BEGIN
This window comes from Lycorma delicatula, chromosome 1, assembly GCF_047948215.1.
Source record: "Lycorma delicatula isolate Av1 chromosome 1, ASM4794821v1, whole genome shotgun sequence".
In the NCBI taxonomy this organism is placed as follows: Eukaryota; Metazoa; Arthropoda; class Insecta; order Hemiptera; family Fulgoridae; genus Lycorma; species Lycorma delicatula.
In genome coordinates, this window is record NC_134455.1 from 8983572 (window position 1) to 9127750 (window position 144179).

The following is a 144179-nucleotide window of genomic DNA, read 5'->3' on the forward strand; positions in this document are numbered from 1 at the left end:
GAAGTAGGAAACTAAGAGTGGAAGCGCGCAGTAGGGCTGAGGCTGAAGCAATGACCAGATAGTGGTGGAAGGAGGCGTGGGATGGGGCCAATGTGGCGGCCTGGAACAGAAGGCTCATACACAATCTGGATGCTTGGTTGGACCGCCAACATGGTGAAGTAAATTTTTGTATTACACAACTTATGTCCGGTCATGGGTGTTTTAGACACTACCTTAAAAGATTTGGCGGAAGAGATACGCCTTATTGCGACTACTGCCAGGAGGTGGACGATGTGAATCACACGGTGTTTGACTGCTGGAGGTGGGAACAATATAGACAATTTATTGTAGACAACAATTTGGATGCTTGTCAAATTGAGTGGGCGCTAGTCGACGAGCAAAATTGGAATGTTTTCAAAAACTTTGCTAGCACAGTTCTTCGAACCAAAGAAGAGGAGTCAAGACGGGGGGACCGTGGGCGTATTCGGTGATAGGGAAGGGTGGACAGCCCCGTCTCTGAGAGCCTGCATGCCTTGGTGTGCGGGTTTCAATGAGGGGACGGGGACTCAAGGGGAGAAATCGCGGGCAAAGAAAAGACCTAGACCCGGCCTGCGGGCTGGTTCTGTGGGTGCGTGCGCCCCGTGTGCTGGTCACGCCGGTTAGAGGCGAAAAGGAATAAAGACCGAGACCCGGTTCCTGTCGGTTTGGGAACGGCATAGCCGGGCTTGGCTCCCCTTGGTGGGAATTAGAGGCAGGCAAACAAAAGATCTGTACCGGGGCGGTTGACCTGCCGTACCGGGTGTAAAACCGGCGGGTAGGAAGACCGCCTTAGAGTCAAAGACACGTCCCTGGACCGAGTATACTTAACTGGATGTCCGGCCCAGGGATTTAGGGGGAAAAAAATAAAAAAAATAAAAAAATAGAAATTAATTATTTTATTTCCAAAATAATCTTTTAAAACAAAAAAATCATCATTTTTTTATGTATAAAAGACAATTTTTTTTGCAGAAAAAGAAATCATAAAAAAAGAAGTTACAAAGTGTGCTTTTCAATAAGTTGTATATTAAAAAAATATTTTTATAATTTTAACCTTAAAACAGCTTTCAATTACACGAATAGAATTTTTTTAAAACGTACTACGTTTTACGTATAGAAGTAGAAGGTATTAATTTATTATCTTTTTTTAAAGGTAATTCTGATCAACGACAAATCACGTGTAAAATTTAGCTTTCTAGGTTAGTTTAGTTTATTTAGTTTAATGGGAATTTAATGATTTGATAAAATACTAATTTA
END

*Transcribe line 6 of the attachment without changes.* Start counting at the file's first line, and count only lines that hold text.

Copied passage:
GAAGTAGGAAACTAAGAGTGGAAGCGCGCAGTAGGGCTGAGGCTGAAGCAATGACCAGATAGTGGTGGAAGGAGGCGTGGGATGGGGCCAATGTGGCGGCCTGGAACAGAAGGCTCATACACAATCTGGATGCTTGGTTGGACCGCCAACATGGTGAAGTAAATTTTTGTATTACACAACTTATGTCCGGTCATGGGTGTTTTAGACACTACCTTAAAAGATTTGGCGGAAGAGATACGCCTTATTGCGACTACTGCCAGGAGGTGGACGATGTGAATCACACGGTGTTTGACTGCTGGAGGTGGGAACAATATAGACAATTTATTGTAGACAACAATTTGGATGCTTGTCAAATTGAGTGGGCGCTAGTCGACGAGCAAAATTGGAATGTTTTCAAAAACTTTGCTAGCACAGTTCTTCGAACCAAAGAAGAGGAGTCAAGACGGGGGGACCGTGGGCGTATTCGGTGATAGGGAAGGGTGGACAGCCCCGTCTCTGAGAGCCTGCATGCCTTGGTGTGCGGGTTTCAATGAGGGGACGGGGACTCAAGGGGAGAAATCGCGGGCAAAGAAAAGACCTAGACCCGGCCTGCGGGCTGGTTCTGTGGGTGCGTGCGCCCCGTGTGCTGGTCACGCCGGTTAGAGGCGAAAAGGAATAAAGACCGAGACCCGGTTCCTGTCGGTTTGGGAACGGCATAGCCGGGCTTGGCTCCCCTTGGTGGGAATTAGAGGCAGGCAAACAAAAGATCTGTACCGGGGCGGTTGACCTGCCGTACCGGGTGTAAAACCGGCGGGTAGGAAGACCGCCTTAGAGTCAAAGACACGTCCCTGGACCGAGTATACTTAACTGGATGTCCGGCCCAGGGATTTAGGGGGAAAAAAATAAAAAAAATAAAAAAATAGAAATTAATTATTTTATTTCCAAAATAATCTTTTAAAACAAAAAAATCATCATTTTTTTATGTATAAAAGACAATTTTTTTTGCAGAAAAAGAAATCATAAAAAAAGAAGTTACAAAGTGTGCTTTTCAATAAGTTGTATATTAAAAAAATATTTTTATAATTTTAACCTTAAAACAGCTTTCAATTACACGAATAGAATTTTTTTAAAACGTACTACGTTTTACGTATAGAAGTAGAAGGTATTAATTTATTATCTTTTTTTAAAGGTAATTCTGATCAACGACAAATCACGTGTAAAATTTAGCTTTCTAGGTTAGTTTAGTTTATTTAGTTTAATGGGAATTTAATGATTTGATAAAATACTAATTTA